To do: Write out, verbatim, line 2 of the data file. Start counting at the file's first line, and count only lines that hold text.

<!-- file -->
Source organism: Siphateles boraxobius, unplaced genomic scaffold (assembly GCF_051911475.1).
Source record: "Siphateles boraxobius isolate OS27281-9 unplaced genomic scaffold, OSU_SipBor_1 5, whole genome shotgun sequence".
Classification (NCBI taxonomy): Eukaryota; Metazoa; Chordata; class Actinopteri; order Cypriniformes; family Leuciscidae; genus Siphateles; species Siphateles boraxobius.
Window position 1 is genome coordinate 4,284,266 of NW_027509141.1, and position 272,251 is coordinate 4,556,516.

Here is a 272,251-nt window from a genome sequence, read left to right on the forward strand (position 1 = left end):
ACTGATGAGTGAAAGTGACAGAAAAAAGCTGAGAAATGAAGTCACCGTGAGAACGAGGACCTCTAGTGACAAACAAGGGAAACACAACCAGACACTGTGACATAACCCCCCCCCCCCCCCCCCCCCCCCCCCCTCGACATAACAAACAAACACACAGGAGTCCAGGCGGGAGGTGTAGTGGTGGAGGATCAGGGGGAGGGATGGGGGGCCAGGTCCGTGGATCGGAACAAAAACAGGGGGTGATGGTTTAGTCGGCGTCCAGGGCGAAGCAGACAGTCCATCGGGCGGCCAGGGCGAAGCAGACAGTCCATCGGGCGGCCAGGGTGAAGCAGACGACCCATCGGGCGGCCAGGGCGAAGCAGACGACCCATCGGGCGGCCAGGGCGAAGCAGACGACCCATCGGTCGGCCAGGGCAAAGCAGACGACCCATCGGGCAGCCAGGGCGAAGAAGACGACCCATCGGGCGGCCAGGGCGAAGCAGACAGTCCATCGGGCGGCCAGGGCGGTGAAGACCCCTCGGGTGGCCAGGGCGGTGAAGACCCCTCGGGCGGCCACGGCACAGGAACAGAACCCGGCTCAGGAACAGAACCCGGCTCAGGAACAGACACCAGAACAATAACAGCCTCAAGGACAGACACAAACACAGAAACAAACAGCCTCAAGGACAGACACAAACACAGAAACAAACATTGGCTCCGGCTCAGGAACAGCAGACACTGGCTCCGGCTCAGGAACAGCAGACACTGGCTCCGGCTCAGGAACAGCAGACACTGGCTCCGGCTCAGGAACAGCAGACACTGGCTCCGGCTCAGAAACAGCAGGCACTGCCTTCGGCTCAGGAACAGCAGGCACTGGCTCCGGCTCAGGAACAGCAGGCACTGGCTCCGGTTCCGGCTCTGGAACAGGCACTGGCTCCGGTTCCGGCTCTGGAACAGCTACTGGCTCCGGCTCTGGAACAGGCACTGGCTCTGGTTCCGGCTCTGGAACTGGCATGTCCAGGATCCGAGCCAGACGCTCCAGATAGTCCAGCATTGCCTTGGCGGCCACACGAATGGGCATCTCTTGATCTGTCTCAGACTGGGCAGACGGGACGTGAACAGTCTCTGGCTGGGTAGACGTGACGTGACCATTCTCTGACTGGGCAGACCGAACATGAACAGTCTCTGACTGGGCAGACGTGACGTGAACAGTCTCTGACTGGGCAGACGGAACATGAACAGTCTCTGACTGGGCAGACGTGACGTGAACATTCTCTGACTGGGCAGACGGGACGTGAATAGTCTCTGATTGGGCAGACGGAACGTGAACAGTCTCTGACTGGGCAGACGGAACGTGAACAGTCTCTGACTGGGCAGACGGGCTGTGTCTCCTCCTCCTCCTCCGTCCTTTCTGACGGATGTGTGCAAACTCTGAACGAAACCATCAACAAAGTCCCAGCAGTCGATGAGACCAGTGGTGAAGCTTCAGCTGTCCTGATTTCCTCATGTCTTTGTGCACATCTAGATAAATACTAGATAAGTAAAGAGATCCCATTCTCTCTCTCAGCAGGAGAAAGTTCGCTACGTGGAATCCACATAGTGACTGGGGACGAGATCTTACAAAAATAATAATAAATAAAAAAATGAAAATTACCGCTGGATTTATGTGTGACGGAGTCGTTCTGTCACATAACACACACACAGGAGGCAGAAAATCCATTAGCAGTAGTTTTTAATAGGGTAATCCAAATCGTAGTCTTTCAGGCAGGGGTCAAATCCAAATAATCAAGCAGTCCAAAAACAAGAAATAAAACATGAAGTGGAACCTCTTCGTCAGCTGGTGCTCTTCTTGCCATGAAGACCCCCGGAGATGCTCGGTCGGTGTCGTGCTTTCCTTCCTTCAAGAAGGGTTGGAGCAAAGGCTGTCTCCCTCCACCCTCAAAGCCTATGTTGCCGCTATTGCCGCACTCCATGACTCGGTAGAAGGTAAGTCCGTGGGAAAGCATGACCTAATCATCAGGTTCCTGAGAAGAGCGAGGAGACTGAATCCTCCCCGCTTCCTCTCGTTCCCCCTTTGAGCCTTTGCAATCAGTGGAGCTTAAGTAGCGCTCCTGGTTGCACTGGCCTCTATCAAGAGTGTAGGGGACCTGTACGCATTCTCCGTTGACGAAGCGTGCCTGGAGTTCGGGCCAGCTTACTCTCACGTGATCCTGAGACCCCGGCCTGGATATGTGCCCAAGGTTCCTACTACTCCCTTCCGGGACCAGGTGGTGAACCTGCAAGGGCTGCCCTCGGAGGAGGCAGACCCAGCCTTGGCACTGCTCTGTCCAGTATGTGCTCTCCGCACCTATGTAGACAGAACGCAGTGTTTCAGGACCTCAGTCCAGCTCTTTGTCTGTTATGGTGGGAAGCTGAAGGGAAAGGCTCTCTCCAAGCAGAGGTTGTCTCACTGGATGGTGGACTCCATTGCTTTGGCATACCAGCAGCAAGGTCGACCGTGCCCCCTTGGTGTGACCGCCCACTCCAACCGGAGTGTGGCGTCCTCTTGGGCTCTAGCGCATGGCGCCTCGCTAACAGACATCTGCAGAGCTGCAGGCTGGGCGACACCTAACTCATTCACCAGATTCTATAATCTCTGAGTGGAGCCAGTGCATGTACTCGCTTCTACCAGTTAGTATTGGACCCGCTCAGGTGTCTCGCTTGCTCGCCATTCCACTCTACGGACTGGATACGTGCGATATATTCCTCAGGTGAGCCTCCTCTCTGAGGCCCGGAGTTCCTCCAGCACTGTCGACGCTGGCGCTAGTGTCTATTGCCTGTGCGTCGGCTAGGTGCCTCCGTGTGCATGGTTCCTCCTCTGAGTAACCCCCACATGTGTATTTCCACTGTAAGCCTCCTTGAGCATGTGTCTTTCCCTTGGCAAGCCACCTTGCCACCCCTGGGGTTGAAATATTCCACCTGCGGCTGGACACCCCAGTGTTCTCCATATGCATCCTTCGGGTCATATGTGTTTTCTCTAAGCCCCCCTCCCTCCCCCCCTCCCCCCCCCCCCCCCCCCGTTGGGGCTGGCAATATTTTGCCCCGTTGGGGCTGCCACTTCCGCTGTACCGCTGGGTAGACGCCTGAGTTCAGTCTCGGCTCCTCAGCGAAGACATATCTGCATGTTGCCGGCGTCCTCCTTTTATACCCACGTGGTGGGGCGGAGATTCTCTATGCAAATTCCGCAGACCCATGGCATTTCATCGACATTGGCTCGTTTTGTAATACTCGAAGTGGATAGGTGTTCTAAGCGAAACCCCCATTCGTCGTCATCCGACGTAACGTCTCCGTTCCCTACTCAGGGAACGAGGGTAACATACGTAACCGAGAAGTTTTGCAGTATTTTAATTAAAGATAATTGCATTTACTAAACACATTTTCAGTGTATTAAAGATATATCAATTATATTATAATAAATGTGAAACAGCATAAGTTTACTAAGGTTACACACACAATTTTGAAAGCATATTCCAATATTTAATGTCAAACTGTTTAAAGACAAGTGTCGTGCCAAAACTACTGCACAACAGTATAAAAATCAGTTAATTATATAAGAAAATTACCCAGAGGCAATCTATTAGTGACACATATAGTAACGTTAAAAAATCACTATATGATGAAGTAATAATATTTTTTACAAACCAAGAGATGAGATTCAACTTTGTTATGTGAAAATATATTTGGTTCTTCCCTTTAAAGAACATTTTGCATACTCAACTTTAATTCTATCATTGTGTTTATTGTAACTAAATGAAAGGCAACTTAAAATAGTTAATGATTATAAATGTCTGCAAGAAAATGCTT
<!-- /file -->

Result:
Source record: "Siphateles boraxobius isolate OS27281-9 unplaced genomic scaffold, OSU_SipBor_1 5, whole genome shotgun sequence".